Alianza Arkana Taking Rural Water Solutions to the Next Level in Collaboration with UNICEF

How do you get the Peruvian government to adopt best sanitation practices for rural Amazonia? Leading by example, of course…and partnering with UNICEF. As the regional forerunners in constructing effective, low-cost, and ecologically-sensitive basic sanitation and waste management systems, we at Alianza Arkana have been chosen to partner with UNICEF and the provincial municipality of Coronel Portillo (MPCP) on what could very well become one of the most extensive permaculture projects in the sectors of public health and basic sanitation.

We will be working with eight rural communities —all of whom have been working with UNICEF since 2011— four Ashaninka in the District of Masisea, four Shipibo in Callería. The project will also extend to four urban settlements, two built in response to heavy flooding in Callería, and two settlements in Yarinacocha where we’ll be continuing partnerships with Bena Jema and Jhon Hocking Weeks.

standing aroud the poitikini 2

Demonstrating improved designs for latrines and greywater/wastewater filtration systems is a high priority for communities that have historically used the river for all their water and waste related needs due to low population density. Practical solutions are now needed as populations grow along with their waste streams. Each of these communities will receive the materials and support to construct demonstrative composting latrines for their schools, public meeting halls, and health posts. Two hand-washing stations and six demonstrative banana circles will also be installed for greywater management.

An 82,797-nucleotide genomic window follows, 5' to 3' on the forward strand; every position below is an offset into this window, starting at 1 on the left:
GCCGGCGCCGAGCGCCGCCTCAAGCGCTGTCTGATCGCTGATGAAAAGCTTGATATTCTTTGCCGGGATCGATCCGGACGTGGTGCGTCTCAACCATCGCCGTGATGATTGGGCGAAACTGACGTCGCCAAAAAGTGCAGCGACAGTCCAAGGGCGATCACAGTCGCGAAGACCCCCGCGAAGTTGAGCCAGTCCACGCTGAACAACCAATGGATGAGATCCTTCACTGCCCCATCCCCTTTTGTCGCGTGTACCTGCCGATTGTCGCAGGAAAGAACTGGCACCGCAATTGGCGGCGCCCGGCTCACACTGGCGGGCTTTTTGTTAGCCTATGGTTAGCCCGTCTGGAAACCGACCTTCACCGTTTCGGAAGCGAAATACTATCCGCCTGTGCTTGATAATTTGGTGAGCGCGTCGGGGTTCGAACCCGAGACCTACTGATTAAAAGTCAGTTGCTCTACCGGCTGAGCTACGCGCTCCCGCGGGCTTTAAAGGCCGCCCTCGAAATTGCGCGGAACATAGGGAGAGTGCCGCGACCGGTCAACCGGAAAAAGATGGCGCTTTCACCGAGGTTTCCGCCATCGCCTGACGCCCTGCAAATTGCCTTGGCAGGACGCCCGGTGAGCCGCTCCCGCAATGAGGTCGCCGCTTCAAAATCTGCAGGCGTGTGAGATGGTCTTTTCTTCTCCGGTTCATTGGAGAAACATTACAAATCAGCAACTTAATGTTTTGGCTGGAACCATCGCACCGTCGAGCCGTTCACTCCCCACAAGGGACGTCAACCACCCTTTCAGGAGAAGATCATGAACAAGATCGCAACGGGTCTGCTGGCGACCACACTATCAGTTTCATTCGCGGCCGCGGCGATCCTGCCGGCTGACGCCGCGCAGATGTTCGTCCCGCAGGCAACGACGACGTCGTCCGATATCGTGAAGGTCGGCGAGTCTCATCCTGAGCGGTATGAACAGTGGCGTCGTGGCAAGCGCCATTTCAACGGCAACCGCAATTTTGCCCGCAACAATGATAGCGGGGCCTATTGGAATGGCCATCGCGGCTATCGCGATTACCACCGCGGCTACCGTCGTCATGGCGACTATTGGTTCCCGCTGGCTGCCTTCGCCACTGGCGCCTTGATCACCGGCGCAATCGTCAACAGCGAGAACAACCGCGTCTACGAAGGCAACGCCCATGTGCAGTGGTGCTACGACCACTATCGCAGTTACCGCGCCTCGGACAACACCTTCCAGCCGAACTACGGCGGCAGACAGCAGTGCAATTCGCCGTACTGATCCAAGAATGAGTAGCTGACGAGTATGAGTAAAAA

Also of utmost importance for many of these communities is access to potable water. For those that have limited access to potable water, we’ll be working to improve existing systems. Those with no access will have rainwater catchment and slow sand filtration systems installed that can also be used for purifying river water. The hope is that by demonstrating the systems’ effectiveness to residents, UNICEF, and the government we can establish a new standard for access to clean water, especially in communities most contaminated by oil and mining operations.

The most exciting part of this initiative is its potential for large-scale impact. We plan to present our results to stakeholders at a symposium in Pucallpa to promote region-wide investment in these regenerative technologies. Hopefully

our successful partnership will lead to long-term collaborations with UNICEF and the Peruvian government and a widespre

ad adoption of permaculture solutions for the region and the world!

Deborah Rivett, Thursday, 03 July 2014